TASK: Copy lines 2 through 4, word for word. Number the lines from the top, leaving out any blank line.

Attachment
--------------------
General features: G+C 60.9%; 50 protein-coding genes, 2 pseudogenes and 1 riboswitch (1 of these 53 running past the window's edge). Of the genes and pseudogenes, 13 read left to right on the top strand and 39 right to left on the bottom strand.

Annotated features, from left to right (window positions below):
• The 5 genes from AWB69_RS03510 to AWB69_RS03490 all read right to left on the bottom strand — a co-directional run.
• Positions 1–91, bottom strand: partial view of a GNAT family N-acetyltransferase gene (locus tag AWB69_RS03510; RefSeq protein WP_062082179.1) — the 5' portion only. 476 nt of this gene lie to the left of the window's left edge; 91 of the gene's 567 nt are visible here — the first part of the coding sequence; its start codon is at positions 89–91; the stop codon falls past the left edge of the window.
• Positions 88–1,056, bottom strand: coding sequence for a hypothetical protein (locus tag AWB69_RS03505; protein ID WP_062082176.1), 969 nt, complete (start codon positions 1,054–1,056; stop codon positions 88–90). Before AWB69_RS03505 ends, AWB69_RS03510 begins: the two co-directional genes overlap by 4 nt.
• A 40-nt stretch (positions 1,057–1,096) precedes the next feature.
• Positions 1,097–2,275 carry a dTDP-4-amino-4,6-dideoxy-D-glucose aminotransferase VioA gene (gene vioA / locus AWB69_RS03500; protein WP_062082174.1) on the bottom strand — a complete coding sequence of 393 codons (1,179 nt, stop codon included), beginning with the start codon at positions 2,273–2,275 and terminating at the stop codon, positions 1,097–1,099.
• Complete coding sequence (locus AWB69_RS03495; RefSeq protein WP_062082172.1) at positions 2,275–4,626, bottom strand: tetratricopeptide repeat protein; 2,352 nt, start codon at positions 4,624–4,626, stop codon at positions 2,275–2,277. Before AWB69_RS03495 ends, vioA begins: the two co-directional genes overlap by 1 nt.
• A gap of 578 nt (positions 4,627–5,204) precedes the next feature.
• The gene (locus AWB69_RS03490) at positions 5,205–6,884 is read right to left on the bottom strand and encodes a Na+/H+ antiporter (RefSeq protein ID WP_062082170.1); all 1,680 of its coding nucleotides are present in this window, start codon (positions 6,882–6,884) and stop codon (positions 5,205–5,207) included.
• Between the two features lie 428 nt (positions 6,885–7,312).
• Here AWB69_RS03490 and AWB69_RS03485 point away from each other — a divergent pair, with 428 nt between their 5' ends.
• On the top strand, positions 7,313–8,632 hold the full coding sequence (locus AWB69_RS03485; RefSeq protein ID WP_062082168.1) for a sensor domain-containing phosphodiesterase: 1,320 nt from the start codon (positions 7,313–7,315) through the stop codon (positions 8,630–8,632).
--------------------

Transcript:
Annotated features, from left to right (window positions below):
• The 5 genes from AWB69_RS03510 to AWB69_RS03490 all read right to left on the bottom strand — a co-directional run.
• Positions 1–91, bottom strand: partial view of a GNAT family N-acetyltransferase gene (locus tag AWB69_RS03510; RefSeq protein WP_062082179.1) — the 5' portion only. 476 nt of this gene lie to the left of the window's left edge; 91 of the gene's 567 nt are visible here — the first part of the coding sequence; its start codon is at positions 89–91; the stop codon falls past the left edge of the window.